Bring hands-on, investigatory learning to your children through dissection! Join Walking Mountains Science Center on Saturday, March 10th from 2:00-4:00 pm to interact with organisms in a new and dynamic way. While conducting two different dissections, participants will develop their observation and comparison skills by noting the differences and similarities between vertebrates and invertebrates. First by conducting and recording exterior observations, then by dissecting and identifying internal components, students will see first-hand the complexity of life.
Families have the opportunity to discover the structures and processes that make organisms unique during an afternoon of investigative dissection. Target ages 2nd-5th grades. This is not a drop-off program. Guardian participation is required.
There are many surgeons who say that they first discovered their life’s passion standing over a dissected frog in a middle or high school biology class. In dissecting an animal, students see, touch, and explore the various organs in the body. Seeing these organs and understanding how they work within a single animal allows students to understand how these systems work within many other animals, including themselves. While there are various aspects that may differ between humans and other animals, many of the organ systems in complex animals work in similar ways to those of humans.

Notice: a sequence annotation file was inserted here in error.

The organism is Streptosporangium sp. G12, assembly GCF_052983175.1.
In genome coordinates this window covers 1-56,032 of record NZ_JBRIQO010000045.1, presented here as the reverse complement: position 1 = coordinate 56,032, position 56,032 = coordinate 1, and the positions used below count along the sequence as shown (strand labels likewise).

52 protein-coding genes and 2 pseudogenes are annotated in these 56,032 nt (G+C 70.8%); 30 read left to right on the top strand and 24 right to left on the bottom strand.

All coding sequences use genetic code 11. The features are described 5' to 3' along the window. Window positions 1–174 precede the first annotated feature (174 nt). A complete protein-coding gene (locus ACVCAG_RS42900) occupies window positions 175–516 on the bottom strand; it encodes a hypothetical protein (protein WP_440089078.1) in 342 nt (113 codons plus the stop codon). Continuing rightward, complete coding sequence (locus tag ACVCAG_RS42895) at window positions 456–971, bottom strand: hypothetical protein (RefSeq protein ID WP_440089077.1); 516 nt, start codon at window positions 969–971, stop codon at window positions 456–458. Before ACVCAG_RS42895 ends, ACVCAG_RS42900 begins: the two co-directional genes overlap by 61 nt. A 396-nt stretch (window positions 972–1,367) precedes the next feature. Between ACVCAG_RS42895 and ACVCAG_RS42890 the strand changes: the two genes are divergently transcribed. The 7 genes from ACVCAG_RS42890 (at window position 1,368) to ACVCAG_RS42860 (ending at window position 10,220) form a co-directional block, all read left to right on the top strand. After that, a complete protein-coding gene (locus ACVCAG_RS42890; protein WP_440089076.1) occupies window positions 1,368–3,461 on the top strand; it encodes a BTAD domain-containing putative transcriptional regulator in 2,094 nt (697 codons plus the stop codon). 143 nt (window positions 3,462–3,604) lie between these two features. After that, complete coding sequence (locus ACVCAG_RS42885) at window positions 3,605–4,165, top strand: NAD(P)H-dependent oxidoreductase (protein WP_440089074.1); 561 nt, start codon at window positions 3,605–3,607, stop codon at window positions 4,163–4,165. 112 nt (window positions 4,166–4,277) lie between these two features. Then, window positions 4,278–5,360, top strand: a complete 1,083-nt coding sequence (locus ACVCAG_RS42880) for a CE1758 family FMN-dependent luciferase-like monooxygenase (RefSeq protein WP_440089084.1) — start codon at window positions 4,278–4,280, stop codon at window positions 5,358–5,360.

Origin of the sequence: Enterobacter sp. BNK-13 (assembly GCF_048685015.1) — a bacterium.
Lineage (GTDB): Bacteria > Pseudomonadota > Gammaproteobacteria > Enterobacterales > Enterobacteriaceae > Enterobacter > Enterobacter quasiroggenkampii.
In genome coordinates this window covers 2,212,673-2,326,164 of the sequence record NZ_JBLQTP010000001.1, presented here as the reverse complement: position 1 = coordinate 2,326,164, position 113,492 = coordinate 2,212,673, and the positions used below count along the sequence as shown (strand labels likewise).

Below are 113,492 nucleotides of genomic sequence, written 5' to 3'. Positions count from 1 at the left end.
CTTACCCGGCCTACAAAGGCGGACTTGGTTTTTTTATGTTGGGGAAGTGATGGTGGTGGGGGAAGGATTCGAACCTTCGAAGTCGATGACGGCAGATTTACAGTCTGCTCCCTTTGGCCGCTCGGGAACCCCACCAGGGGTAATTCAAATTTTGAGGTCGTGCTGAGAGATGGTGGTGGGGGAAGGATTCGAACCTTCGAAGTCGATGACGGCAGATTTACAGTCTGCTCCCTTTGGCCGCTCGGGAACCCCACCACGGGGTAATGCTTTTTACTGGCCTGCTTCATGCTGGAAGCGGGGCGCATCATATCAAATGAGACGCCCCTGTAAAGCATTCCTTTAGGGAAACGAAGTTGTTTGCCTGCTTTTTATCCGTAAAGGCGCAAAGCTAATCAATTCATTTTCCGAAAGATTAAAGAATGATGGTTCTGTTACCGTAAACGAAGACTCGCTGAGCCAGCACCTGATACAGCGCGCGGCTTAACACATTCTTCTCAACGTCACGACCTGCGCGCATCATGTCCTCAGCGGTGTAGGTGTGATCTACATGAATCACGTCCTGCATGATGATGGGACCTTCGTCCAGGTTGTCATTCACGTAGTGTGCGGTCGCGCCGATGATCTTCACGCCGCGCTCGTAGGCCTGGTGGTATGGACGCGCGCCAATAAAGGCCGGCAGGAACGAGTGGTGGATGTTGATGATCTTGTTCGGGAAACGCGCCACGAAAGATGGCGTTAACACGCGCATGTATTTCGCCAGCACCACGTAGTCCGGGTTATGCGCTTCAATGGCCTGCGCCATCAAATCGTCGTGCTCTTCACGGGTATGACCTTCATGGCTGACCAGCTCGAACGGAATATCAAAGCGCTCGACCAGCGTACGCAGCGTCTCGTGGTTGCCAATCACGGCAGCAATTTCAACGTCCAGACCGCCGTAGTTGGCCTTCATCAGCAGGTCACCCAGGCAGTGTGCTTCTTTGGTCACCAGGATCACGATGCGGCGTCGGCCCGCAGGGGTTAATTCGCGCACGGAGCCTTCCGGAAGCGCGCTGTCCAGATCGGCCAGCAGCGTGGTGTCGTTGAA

In addition to learning about themselves, students can learn about ecology and evolution through dissection. Certain body structures and adaptations can be seen in the animal that illustrate how they evolved over time and how they fill particular niches in the ecosystems they belong to.
We recognize the role that respect for life and the environment play in biology education, which is why only humane and socially acceptable methods of collection were sourced for the specimens we use. Walking Mountains Science Center selects suppliers that are in strict accordance with all government guidelines and regulations, and that have all necessary permits for obtaining, processing and transporting specimens. Endangered, threatened and protected wildlife will never be purchased for use.
Please contact Kaitlyn Merriman, Community Programs Coordinator, at firstname.lastname@example.org with any questions.